words for you: 'second opinion.'"

   Hydroxychloroquine is officially approved for treating malaria, rheumatoid 
arthritis and lupus, not COVID-19. Small, preliminary studies have suggested it 
might help prevent the new coronavirus from entering cells and possibly help 
patients clear the virus sooner. But those have shown mixed results. 

   Doctors are already prescribing the malaria drug to patients with COVID-19, 
a practice known as off-label prescribing. Research studies are now beginning 
to test if the drugs truly help COVID-19 patients, and the Food and Drug 
Administration has allowed the medication into the national stockpile as an 
option for doctors to consider for patients who cannot get into one of the 

   But the drug has major potential side effects, especially for the heart, and 
Fauci has said more testing is needed before it's clear that the drug works 
against the virus and is safe for such use.

   Navarro told Fox News Channel's "Fox & Friends" that doctors in New York 
hospitals are already distributing the drug to COVID-19 patients and that 
health care workers are taking it in hopes of being protected from infection.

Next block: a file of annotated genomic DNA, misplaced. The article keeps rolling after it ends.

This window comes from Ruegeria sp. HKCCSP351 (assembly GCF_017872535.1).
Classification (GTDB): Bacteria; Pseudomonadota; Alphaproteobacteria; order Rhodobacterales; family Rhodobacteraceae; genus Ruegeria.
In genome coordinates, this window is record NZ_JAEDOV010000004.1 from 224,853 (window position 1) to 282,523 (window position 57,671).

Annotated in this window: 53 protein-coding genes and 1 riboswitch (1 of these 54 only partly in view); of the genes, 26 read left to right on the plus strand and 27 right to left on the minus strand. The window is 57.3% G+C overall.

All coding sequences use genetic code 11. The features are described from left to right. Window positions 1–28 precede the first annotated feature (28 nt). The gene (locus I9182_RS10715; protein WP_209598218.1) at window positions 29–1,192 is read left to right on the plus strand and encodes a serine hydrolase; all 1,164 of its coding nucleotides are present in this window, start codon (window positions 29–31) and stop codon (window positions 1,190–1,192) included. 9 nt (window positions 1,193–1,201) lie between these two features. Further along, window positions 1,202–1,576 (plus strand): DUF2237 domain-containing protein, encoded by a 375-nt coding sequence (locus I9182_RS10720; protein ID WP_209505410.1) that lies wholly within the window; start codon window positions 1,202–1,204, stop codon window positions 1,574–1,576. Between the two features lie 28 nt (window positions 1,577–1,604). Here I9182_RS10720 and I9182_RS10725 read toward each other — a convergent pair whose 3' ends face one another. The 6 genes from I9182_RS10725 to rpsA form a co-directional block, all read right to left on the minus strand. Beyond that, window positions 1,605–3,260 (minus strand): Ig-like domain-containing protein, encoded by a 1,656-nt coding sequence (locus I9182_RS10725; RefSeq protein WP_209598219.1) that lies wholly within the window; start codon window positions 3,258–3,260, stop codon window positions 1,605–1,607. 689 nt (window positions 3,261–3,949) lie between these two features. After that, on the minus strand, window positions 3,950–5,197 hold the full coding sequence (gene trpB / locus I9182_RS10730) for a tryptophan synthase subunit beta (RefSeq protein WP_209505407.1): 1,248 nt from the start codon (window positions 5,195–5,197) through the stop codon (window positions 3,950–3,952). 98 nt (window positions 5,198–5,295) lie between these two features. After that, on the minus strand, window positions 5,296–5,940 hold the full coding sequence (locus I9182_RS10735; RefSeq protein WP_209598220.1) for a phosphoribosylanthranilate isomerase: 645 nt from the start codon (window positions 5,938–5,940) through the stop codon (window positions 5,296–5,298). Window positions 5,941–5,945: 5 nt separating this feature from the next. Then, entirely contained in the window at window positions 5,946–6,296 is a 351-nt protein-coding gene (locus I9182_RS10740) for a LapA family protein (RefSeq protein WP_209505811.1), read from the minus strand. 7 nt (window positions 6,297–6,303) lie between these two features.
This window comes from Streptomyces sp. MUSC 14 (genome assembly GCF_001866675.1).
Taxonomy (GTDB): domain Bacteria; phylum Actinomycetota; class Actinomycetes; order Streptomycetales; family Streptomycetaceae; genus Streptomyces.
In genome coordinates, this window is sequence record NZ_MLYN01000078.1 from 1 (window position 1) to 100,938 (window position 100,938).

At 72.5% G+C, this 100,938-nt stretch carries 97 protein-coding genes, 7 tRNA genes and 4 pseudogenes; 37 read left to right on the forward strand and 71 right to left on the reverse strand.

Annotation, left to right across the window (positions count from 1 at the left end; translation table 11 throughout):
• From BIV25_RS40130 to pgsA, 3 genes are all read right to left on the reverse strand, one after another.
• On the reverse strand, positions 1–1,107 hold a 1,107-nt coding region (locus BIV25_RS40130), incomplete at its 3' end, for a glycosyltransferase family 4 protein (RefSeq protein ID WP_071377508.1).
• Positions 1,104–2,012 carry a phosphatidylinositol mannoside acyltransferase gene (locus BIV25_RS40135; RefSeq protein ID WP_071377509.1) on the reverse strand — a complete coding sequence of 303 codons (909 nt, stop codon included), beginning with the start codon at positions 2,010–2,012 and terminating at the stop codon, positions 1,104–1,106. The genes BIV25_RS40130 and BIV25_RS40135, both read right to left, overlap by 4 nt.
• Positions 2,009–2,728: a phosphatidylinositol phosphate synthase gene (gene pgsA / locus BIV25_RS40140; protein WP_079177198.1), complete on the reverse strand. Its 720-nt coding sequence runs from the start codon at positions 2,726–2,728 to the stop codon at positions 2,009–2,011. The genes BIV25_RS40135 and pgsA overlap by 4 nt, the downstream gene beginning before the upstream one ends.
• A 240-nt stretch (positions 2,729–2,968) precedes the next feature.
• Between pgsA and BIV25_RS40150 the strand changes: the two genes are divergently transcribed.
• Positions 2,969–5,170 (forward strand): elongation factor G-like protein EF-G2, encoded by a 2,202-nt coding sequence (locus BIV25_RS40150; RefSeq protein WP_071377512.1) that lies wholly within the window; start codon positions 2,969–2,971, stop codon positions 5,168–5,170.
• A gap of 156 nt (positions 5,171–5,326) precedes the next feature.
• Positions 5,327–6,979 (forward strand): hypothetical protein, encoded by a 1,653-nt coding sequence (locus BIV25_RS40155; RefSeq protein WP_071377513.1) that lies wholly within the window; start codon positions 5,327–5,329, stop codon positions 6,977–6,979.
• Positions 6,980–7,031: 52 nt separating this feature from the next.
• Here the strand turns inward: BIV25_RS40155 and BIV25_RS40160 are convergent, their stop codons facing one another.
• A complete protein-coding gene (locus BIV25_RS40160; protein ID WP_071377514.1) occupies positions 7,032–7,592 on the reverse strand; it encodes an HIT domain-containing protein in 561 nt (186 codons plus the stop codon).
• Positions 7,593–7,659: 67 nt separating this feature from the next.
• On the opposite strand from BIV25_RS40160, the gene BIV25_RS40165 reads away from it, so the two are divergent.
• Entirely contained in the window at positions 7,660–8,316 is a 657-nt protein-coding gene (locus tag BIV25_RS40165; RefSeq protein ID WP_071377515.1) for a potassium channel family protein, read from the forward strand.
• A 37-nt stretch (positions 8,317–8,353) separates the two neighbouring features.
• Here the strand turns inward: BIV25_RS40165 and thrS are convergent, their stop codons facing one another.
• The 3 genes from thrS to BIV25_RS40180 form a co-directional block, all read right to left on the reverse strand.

Asked about his credentials for pushing the drug, Navarro cited his 
doctorate in social science and said that "in the fog of war, we might take 
more risks than we otherwise would." He added, "I'd bet on President Trump's 
intuition on this one."

   Administration officials say Trump's embrace of the drug stems from  his 
desire to provide "hope" for the American people as the death toll mounts and 
he looks to avoid political consequences from the outbreak.

   Some limited studies have been conducted on the use of hydroxychloroquine 
and antibiotic azithromycin in concert to treat COVID-19, but they have not 
included critical control groups that scientists use to validate the 

   Researchers in China, for instance, reported that cough, pneumonia and fever 
seemed to improve sooner among 31 patients given hydroxychloroquine compared 
with 31 others who did not get the drug, but fewer people in the comparison 
group had cough or fevers to start with.

   Many questions have been raised about another study in France. Some of the 
26 people given hydroxychloroquine in that test were not counted in the final 
results, including three who worsened and were sent to intensive care, one who 
died a day after later testing negative for the virus and one who stopped 
treatment because of nausea.

   The French study was published in an International Society of Antimicrobial 
Chemotherapy journal. The society's president wrote on its website that the 
report "does not meet the society's expected standard."

   At least one other world leader has also promoted the drugs. Brazil's